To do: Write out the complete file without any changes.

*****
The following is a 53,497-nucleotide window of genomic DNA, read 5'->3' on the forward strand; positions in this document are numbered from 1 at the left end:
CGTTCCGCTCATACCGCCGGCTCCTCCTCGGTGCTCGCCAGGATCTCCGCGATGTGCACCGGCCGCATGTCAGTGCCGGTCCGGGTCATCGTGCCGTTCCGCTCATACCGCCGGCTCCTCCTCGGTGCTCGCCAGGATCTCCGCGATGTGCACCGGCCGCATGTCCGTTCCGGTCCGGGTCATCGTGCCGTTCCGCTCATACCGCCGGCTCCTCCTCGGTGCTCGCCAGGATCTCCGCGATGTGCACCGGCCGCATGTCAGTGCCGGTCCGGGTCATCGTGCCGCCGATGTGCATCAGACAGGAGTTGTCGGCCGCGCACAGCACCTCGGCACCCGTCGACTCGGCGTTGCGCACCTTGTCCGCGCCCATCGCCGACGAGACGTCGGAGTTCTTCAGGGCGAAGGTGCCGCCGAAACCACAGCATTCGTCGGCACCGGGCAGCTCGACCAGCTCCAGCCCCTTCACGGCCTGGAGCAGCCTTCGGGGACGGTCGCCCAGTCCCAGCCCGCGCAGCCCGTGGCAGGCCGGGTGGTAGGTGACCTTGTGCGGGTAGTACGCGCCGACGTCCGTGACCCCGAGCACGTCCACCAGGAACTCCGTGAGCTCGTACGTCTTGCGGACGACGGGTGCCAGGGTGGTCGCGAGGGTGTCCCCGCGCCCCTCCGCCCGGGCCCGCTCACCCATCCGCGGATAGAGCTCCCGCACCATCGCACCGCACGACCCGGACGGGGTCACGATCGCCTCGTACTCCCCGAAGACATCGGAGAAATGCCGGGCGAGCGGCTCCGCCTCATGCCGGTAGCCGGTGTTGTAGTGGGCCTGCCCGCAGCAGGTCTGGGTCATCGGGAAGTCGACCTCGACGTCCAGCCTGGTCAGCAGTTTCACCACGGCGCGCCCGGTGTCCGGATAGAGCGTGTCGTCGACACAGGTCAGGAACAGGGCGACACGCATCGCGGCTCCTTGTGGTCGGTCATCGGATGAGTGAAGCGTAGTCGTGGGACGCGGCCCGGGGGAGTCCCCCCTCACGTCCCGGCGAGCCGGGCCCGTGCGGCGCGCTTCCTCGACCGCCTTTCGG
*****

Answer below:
The following is a 53,497-nucleotide window of genomic DNA, read 5'->3' on the forward strand; positions in this document are numbered from 1 at the left end:
CGTTCCGCTCATACCGCCGGCTCCTCCTCGGTGCTCGCCAGGATCTCCGCGATGTGCACCGGCCGCATGTCAGTGCCGGTCCGGGTCATCGTGCCGTTCCGCTCATACCGCCGGCTCCTCCTCGGTGCTCGCCAGGATCTCCGCGATGTGCACCGGCCGCATGTCCGTTCCGGTCCGGGTCATCGTGCCGTTCCGCTCATACCGCCGGCTCCTCCTCGGTGCTCGCCAGGATCTCCGCGATGTGCACCGGCCGCATGTCAGTGCCGGTCCGGGTCATCGTGCCGCCGATGTGCATCAGACAGGAGTTGTCGGCCGCGCACAGCACCTCGGCACCCGTCGACTCGGCGTTGCGCACCTTGTCCGCGCCCATCGCCGACGAGACGTCGGAGTTCTTCAGGGCGAAGGTGCCGCCGAAACCACAGCATTCGTCGGCACCGGGCAGCTCGACCAGCTCCAGCCCCTTCACGGCCTGGAGCAGCCTTCGGGGACGGTCGCCCAGTCCCAGCCCGCGCAGCCCGTGGCAGGCCGGGTGGTAGGTGACCTTGTGCGGGTAGTACGCGCCGACGTCCGTGACCCCGAGCACGTCCACCAGGAACTCCGTGAGCTCGTACGTCTTGCGGACGACGGGTGCCAGGGTGGTCGCGAGGGTGTCCCCGCGCCCCTCCGCCCGGGCCCGCTCACCCATCCGCGGATAGAGCTCCCGCACCATCGCACCGCACGACCCGGACGGGGTCACGATCGCCTCGTACTCCCCGAAGACATCGGAGAAATGCCGGGCGAGCGGCTCCGCCTCATGCCGGTAGCCGGTGTTGTAGTGGGCCTGCCCGCAGCAGGTCTGGGTCATCGGGAAGTCGACCTCGACGTCCAGCCTGGTCAGCAGTTTCACCACGGCGCGCCCGGTGTCCGGATAGAGCGTGTCGTCGACACAGGTCAGGAACAGGGCGACACGCATCGCGGCTCCTTGTGGTCGGTCATCGGATGAGTGAAGCGTAGTCGTGGGACGCGGCCCGGGGGAGTCCCCCCTCACGTCCCGGCGAGCCGGGCCCGTGCGGCGCGCTTCCTCGACCGCCTTTCGG